If you frequent social media then selective outrage is not a new concept for you, because you are constantly flooded with examples of it…
I actually posted on Facebook about this over a year ago. Remember when Harambe was killed? I bet you haven’t thought about that in a long time due the amount of outrage that has popped up since then. Well here is some of what I said:
“This new culture of selective outrage is about the dumbest thing since the Roman Coliseum. Basically our culture has returned to the ignorance of the masses that existed in the Roman Empire. We are the most school educated and socially ignorant society that has ever existed up to this point. We know a lot of things about everything, except how people should actually live together. Technology has simply reverted us to a place of base humanity. We’ve become barbaric in how we treat one another and react to our fellow humans. We can’t hold normal conversations about serious issues anymore. And that’s just sad. We should all be sad.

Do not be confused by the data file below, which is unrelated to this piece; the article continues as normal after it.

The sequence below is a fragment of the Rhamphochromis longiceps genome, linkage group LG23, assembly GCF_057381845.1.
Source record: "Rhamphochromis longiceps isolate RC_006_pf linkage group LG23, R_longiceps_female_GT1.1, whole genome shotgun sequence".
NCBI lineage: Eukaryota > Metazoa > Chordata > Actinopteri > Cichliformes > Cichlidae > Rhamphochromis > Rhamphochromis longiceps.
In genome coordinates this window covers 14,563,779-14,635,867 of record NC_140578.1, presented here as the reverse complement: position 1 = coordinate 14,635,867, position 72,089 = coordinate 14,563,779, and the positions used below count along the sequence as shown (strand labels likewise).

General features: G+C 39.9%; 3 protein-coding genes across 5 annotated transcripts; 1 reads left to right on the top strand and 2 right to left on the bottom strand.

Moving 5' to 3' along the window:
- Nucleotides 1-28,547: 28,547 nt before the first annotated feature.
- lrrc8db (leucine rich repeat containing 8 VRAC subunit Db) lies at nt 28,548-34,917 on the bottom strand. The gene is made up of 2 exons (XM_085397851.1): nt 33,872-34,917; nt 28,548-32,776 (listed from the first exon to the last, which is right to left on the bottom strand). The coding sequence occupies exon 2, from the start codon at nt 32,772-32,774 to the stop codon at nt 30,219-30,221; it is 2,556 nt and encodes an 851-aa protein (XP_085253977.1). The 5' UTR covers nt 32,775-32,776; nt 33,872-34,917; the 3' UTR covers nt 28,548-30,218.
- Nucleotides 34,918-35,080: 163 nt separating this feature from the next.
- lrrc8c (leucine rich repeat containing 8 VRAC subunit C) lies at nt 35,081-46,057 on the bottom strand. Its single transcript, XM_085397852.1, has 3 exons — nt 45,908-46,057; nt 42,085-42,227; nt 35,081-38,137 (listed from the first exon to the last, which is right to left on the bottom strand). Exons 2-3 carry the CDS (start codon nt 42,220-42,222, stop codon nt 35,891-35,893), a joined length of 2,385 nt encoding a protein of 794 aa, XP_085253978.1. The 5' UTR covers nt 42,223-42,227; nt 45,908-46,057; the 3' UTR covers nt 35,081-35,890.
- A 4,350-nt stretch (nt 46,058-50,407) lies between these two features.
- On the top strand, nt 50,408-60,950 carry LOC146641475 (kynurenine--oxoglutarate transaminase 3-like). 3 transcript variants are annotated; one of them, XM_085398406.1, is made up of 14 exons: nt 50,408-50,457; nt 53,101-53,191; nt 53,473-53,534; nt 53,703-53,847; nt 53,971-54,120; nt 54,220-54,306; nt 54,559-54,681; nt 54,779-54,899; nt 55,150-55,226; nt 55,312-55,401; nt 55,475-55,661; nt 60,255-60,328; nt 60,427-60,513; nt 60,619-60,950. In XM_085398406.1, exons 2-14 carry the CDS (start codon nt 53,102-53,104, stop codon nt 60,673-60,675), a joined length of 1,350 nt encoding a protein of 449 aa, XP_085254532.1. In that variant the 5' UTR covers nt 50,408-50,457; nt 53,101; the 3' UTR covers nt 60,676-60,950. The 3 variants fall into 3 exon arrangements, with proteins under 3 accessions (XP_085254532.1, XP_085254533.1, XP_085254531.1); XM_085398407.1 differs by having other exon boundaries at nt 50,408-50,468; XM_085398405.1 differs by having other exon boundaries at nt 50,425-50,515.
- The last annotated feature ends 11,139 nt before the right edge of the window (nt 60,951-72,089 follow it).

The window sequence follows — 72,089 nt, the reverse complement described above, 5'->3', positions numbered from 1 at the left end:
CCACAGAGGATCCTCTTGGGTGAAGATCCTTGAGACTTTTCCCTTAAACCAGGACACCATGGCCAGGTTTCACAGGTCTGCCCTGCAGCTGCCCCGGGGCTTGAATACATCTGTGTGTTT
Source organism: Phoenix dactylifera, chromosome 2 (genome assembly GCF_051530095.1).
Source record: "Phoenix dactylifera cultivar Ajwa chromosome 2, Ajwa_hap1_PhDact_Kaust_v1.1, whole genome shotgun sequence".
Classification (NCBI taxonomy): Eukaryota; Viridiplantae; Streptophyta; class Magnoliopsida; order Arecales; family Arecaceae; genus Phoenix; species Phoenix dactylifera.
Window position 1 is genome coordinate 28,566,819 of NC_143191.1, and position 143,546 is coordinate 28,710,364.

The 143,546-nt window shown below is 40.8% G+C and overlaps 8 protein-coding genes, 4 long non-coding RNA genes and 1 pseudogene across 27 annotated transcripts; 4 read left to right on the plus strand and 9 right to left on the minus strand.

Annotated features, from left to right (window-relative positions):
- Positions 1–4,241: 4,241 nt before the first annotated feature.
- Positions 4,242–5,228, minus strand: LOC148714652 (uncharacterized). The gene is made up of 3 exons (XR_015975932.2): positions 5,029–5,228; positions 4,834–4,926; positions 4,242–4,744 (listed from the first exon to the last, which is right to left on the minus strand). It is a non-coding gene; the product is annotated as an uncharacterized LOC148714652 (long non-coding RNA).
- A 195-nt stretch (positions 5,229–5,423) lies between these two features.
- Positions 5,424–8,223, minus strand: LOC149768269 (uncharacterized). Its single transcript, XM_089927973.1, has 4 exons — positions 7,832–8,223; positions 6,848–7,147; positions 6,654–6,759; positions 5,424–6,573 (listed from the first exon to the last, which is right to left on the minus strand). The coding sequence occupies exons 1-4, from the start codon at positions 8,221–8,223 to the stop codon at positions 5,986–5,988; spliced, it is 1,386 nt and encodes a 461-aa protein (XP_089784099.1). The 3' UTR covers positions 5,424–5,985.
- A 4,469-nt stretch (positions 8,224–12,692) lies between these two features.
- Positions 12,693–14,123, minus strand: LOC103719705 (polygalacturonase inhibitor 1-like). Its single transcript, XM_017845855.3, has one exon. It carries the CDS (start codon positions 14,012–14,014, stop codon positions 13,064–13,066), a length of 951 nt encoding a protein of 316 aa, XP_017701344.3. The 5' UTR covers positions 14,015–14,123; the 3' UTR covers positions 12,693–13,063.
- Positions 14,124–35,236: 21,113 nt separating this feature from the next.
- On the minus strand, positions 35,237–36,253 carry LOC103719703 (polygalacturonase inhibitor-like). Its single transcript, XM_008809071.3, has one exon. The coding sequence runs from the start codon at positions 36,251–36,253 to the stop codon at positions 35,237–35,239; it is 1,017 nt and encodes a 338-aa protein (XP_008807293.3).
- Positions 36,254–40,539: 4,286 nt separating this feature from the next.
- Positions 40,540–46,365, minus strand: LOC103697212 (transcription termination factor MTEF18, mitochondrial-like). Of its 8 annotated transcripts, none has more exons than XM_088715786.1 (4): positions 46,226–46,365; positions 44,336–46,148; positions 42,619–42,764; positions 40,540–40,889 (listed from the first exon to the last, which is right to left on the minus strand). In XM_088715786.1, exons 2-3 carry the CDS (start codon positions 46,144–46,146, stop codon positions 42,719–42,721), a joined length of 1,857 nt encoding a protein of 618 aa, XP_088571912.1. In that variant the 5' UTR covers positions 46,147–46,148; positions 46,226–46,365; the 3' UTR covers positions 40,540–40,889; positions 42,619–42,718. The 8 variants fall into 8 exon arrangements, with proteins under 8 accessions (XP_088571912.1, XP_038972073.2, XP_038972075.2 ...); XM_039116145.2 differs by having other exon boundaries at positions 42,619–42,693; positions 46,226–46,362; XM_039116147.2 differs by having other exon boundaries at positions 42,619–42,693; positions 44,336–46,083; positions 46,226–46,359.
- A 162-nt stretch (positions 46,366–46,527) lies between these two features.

“I wish people were this passionate about things that mattered in life. Like their marriages, and families, and Jesus. If we had this sort of passion about seeing our world actually be a place where people are loved, supported, and matured – then maybe we wouldn’t have ever had this incident to begin with. Maybe we could redirect all this wasted energy into something productive? Here’s to hoping…”
Here is the common denominator in all our cultural social media wars:
Most seem to care deeply about our opinions on current issues (and boldly declare to everyone where we stand).
Few seem to care deeply about the people we disagree with about that issue (and typically try to demonize those people).
This is evidence of our worship of Social Media as we use it to promote ourselves at the cost of others.
Concerning the first 2 statements:
If you claim to be a Christian, and if you cannot separate your feelings about an issue from your feelings about a person or people, then we have a problem. And likely, you should be concerned that you may not have the Spirit of God in your life – or at least not leading your life. Before you go attacking me about this, let’s look at what God has to say.
Here is a quick overview of a few Scriptures that teach us about quarreling, fighting, being angry, and name calling – which are all aspects of our current culture of selective outrage:
Proverbs 20:3 [NLT] – “Avoiding a fight is a mark of honor; only fools insist on quarreling.”
Matthew 5:22 [NLT] – “But I say, if you are even angry with someone, you are subject to judgment! If you call someone an idiot, you are in danger of being brought before the court. And if you curse someone, you are in danger of the fires of hell.”